Multiculturalism

writes in the Herald:

So has “failed, absolutely failed”, according to German Chancellor Angela Merkel. It is dead, declared another German politician. Did I hear “I told you so” from the xenophobes who claimed all along that was doomed to failure?

The crowing may be a little premature. The trouble with multiculturalism is that it seems to mean different things to different people.

In many parts of Europe, it has failed. In some countries it has been a disaster. Yet in other countries it has worked well – the US is an excellent example of that. As is NZ.

For Merkel, “multikulti” is the idea that “we are living side by side, and are happy about it”. (Which implies, I think, that multicultural nirvana was meant to happen naturally.)

For others, multiculturalism is that ill-defined policy which holds that a single country can accommodate new and disparate cultures peacefully and equitably, even when certain aspects of those cultures clash fundamentally with its own cherished traditions and values.

The former seems an increasingly distant liberal fantasy, and the latter a recipe for resentment and discord.

I agree with Tapu Misa. I think a blending or integration of cultures is a good thing, but if the cultures fundamentally clash on core values, then you get the problem – resentment and discord.

Disenchantment with multiculturalism isn’t new. In 2006, the then British Prime Minister, Tony Blair, told immigrants they should “conform … or don’t come here”.

Conform isn’t the word I would use. But there does have to be a general acceptance of the way of life of the country you move to. For example, if the sight of females in bikinis terribly upsets you, then don’t move to Bondi Beach – or Australia generally.

There is a key difference between integration and assimilation. The former is about adopting or not resisting the core values of a country. The latter implies to me abandoning your previous culture entirely.

Blair said that the July 2005 suicide bombings in London, carried out by British Muslims, had thrown the concept of a multicultural Britain into “sharp relief”. While multiculturalism should be celebrated, it had to be accompanied by a duty to share “essential values – belief in democracy, the rule of law, tolerance, equal treatment for all, respect for this country and its shared heritage”. “Our tolerance is part of what makes Britain Britain,” Blair said.

“So conform to it, or don’t come here. We don’t want the hate-mongers, whatever their race, religion or creed. The right to be different. The duty to integrate. That is what being British means.”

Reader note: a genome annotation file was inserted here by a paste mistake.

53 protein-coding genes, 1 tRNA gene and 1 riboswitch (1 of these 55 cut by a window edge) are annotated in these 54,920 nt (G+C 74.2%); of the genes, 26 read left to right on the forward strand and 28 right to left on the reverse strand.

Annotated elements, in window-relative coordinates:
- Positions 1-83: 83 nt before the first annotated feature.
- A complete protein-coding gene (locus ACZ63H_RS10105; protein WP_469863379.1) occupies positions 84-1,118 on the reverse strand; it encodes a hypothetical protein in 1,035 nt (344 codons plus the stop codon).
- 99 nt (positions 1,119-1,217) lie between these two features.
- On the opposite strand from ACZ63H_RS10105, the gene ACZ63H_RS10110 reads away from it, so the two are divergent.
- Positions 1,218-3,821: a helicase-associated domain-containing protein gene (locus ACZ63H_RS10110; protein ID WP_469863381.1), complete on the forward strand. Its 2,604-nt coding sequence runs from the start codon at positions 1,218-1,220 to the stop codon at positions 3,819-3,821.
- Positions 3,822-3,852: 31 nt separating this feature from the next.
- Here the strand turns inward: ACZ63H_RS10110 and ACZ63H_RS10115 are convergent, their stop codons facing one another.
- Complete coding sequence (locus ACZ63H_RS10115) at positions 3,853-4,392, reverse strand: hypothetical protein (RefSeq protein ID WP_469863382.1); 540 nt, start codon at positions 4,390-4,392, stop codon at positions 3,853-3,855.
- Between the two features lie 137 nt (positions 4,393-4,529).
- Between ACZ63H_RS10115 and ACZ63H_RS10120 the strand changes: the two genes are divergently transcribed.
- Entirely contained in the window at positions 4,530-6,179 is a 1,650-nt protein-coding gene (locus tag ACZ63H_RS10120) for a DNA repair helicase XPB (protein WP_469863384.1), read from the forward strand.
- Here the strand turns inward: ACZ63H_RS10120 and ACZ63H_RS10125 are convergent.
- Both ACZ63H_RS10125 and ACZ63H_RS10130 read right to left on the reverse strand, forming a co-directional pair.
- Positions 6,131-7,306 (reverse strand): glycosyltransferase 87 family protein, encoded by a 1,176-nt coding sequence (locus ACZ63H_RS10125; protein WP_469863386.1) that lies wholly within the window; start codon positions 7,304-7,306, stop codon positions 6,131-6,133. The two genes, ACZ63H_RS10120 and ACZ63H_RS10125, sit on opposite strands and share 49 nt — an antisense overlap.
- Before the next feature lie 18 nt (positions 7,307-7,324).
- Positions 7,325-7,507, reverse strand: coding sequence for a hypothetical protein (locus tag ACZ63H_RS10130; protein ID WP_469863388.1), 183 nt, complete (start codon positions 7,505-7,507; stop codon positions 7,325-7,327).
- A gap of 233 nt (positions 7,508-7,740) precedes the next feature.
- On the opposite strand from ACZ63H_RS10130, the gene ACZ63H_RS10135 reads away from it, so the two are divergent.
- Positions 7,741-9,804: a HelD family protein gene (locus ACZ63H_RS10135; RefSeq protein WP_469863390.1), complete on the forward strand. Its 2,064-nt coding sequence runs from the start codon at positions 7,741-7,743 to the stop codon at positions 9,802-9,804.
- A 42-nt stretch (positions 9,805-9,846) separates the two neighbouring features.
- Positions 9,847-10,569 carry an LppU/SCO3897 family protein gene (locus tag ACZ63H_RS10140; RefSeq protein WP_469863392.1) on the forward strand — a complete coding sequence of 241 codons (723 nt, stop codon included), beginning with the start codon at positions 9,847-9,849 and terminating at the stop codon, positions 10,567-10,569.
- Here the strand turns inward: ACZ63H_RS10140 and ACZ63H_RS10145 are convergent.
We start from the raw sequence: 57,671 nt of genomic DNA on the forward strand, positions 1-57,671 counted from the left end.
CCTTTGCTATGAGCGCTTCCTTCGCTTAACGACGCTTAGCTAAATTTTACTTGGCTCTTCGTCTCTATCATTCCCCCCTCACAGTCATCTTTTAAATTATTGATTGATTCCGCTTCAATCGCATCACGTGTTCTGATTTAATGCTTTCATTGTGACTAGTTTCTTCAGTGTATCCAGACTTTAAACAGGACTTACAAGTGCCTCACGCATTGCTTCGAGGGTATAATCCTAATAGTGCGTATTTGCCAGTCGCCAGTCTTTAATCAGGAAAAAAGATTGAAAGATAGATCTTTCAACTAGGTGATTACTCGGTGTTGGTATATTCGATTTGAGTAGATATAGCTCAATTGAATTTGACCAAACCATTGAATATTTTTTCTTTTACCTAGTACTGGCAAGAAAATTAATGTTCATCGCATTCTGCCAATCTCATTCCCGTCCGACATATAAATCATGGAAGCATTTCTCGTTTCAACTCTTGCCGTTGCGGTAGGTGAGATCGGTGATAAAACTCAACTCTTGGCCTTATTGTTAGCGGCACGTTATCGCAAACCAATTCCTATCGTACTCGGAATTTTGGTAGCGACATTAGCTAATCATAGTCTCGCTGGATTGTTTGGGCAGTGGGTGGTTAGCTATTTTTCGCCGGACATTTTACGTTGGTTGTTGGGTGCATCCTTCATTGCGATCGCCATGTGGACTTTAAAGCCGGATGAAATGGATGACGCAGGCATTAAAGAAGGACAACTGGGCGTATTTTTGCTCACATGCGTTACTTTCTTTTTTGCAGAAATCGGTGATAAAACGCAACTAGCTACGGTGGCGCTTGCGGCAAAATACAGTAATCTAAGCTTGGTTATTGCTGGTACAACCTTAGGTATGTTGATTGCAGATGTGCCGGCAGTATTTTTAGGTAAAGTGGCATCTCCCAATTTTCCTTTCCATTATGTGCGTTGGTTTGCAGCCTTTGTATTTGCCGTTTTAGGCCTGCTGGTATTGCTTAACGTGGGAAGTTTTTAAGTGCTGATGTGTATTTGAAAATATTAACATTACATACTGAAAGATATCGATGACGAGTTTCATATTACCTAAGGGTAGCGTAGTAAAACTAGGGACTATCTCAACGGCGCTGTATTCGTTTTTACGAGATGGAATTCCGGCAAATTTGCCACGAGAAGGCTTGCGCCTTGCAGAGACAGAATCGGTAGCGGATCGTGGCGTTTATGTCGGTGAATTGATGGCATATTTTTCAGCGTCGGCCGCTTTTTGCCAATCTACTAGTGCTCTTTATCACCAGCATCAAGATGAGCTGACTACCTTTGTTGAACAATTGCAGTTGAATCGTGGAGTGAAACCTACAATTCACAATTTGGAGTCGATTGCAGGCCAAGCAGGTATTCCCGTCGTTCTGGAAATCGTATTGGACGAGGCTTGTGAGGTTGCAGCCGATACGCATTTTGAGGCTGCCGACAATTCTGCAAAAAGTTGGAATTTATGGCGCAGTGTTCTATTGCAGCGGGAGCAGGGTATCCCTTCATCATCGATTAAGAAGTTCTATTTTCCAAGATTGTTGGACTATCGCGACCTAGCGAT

Tolerance is almost the most important aspect. And that includes tolerance of those who do not share your religious beliefs – and in fact even criticise them.

I was chatting at the rally yesterday to a Jewish friend (who gently scolded me for the joke I blogged a couple of days ago, before admitting it was very funny) and talked about Sarah Silverman. Silverman is a Jewish comedian, probably best known for her hilarious “I f**ked Matt Damon” video to her boyfriend. In her TV series she has offended almost all religions by not just having sex with God, but dumping him afterwards. A reporter asked her if she would ever play a part where she had sex with Mohammed. Her reply was no she would not, as she did not wish to be killed. A very sad reflection on the world we live in.

Anyone who wants to kill someone because they are disrespectful to your religion fails my tolerance test. In fact even wanting to change the law, so it is illegal to disrespect your religion, fails my tolerance test.

Where does that leave us? I’d like to think our version of the multicultural society is just as respectful of difference, and inclusive, without being overweeningly deferential.

What does being a New Zealander mean? We’re still working it out. But if a shared sense of identity and citizenship is a sign of multicultural health, then we can take heart.

NZ I think has managed the challenge pretty damn well. But this may have been by as much good luck as good management. I do think our system needs a “tolerance” test and also we need to make sure prospective immigrants are well informed on what are the “essential values” of New Zealanders, and that as aspiring NZers, they share them.

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